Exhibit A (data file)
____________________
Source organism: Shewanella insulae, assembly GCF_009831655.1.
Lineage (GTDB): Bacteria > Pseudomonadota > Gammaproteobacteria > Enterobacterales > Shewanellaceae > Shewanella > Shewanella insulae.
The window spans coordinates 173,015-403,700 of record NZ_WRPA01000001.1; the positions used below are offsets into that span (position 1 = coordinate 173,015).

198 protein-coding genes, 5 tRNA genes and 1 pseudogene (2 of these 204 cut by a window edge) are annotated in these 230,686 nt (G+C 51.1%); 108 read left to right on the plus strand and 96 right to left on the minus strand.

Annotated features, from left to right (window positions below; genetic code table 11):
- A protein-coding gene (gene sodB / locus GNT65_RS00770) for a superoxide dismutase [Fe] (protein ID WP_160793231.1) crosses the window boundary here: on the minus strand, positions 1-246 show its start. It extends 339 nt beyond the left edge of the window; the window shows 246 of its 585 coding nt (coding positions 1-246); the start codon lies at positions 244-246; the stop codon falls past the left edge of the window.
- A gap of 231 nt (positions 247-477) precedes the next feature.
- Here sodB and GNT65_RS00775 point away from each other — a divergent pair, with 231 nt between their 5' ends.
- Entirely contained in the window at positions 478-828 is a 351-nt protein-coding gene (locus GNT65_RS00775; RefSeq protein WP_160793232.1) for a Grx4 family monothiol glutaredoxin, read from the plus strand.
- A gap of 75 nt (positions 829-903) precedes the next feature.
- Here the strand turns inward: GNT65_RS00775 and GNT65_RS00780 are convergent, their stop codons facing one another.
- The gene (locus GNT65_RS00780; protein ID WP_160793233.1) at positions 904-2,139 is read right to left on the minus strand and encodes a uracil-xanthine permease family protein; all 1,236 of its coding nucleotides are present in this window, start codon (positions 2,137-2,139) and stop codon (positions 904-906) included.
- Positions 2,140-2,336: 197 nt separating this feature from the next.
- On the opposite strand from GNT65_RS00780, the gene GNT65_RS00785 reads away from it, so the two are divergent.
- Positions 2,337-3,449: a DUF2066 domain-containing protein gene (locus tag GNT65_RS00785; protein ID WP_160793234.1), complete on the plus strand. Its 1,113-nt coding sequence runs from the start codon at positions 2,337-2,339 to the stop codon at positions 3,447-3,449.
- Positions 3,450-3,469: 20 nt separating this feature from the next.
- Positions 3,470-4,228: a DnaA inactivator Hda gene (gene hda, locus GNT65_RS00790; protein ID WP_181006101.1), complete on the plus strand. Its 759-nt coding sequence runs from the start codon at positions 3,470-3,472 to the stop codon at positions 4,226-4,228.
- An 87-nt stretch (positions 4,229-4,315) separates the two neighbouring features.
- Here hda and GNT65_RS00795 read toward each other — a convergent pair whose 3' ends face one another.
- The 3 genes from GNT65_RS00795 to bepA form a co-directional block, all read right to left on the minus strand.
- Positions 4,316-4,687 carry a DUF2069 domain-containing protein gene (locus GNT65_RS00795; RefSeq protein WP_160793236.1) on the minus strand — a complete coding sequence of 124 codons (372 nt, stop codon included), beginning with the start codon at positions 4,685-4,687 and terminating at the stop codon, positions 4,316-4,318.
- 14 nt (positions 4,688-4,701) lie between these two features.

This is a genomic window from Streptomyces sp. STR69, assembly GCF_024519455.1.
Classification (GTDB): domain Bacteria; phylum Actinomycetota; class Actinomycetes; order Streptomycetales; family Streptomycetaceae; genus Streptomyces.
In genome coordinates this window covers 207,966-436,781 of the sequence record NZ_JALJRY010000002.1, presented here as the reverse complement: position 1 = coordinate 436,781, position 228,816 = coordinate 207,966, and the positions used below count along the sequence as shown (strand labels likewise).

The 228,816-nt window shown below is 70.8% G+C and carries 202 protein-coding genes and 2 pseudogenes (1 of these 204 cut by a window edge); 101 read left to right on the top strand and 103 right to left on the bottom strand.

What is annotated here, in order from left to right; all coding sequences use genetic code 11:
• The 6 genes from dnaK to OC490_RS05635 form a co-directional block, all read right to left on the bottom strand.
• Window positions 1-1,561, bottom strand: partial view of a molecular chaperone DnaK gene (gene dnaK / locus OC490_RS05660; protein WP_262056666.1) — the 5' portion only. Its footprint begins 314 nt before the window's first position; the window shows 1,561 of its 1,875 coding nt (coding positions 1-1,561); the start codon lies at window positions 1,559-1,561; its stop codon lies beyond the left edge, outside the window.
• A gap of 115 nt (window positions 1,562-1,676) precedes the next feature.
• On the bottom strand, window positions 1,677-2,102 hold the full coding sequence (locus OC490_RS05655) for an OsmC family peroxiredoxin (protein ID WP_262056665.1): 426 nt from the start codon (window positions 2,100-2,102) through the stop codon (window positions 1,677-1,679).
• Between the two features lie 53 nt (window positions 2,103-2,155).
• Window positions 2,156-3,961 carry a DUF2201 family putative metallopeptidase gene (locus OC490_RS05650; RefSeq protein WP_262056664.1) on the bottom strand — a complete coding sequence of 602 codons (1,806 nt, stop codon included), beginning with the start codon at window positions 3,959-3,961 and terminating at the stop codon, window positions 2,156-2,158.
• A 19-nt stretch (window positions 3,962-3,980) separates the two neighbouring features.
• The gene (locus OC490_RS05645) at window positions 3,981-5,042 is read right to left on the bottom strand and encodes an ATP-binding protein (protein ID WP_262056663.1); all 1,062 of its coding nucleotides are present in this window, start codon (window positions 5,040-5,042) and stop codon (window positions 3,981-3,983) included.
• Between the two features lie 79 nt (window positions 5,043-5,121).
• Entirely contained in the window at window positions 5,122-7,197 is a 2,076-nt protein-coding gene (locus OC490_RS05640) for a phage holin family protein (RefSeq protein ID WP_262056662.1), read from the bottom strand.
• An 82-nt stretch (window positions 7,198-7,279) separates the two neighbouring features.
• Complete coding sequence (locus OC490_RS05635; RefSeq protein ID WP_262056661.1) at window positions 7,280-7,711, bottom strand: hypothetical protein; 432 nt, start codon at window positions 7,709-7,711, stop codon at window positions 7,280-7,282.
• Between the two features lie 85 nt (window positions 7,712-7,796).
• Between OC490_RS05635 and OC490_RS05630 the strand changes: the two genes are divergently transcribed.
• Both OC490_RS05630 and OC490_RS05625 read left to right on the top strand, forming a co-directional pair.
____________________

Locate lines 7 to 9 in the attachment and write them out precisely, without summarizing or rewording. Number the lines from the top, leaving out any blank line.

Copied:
- A gap of 231 nt (positions 247-477) precedes the next feature.
- Here sodB and GNT65_RS00775 point away from each other — a divergent pair, with 231 nt between their 5' ends.
- Entirely contained in the window at positions 478-828 is a 351-nt protein-coding gene (locus GNT65_RS00775; RefSeq protein WP_160793232.1) for a Grx4 family monothiol glutaredoxin, read from the plus strand.